Analytical and spectroscopic characterization of double resonance laser induced fluorescence of gold atoms in a graphite furnace and in a flame
Two excimer laser-pumped dye lasers are utilised to excite gold atoms in a graphite furnace to a high lying level, whose energy is about 1.5 eV lower than the ionisation potential of the atom. Collisional coupling populates several levels close to that reached by the second laser step, from which fluorescence is observed longitudinally with a pierced, plane mirror and detected with a solar blind photomultiplier. The lasers are tuned to 267.595 and 406.508 nm, respectively, while the fluorescence is measured around 200 nm. Several other excitation/detection schemes are possible and are discussed. A system in which the vapour produced in the furnace is swept into a small flame and the resulting fluorescence observed with the solar blind photomultiplier was also tested and found to be flame background noise limited, with a detection limit of 8 pg (0.4 ng/ml). The technique has been developed in order to determine trace levels of gold in size segregated, atmospheric particulate samples.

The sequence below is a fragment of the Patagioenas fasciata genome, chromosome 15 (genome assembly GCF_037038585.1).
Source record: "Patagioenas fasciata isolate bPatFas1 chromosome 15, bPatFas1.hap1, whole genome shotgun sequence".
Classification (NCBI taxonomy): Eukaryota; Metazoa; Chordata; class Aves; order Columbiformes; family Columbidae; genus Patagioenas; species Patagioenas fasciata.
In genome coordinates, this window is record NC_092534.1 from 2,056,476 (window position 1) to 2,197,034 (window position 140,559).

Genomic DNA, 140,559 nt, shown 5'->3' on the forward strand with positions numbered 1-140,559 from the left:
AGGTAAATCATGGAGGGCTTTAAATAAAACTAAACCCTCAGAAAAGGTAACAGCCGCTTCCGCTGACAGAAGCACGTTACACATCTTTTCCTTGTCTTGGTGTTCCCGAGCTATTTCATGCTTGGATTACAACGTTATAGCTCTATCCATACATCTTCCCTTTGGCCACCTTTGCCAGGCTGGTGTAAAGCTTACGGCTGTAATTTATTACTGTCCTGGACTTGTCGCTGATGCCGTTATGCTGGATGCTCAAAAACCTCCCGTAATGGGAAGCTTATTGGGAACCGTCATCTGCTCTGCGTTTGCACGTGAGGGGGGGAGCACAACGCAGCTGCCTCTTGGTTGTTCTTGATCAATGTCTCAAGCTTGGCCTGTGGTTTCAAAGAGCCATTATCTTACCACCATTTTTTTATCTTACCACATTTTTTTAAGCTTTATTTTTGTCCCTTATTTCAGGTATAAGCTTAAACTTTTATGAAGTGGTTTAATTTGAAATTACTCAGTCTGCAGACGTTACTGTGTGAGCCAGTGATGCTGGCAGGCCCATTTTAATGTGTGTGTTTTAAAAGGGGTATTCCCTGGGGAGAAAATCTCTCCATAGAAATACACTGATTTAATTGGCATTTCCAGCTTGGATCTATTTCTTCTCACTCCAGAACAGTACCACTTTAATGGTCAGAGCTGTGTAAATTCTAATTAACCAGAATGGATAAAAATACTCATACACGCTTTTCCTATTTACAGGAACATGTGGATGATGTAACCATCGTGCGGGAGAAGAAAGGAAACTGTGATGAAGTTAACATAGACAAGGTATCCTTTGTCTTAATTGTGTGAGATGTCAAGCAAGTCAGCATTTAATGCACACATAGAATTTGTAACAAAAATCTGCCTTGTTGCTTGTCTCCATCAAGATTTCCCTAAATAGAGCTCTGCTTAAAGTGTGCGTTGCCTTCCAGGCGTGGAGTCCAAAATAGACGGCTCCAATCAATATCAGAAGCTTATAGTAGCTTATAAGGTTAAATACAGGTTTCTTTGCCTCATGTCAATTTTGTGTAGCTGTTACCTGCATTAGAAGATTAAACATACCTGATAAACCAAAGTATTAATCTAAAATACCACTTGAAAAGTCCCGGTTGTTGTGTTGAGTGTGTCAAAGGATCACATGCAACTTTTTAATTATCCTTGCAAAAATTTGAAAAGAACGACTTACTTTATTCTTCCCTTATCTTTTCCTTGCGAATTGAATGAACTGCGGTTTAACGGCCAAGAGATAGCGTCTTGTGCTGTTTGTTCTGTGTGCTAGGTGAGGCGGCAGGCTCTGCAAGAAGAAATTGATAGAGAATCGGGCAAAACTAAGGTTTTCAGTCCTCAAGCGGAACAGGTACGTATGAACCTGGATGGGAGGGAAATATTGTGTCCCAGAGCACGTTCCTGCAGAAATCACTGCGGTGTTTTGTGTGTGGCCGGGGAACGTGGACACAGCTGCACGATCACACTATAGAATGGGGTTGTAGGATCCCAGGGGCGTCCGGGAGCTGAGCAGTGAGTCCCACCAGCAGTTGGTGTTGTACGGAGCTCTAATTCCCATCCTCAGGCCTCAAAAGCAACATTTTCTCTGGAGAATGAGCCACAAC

Bibliographic Reference: Article: Journal of Analytical Atomic Spectroscopy
Record Number: 199511144 / Last updated on: 1995-08-23
Original language: en
Available languages: en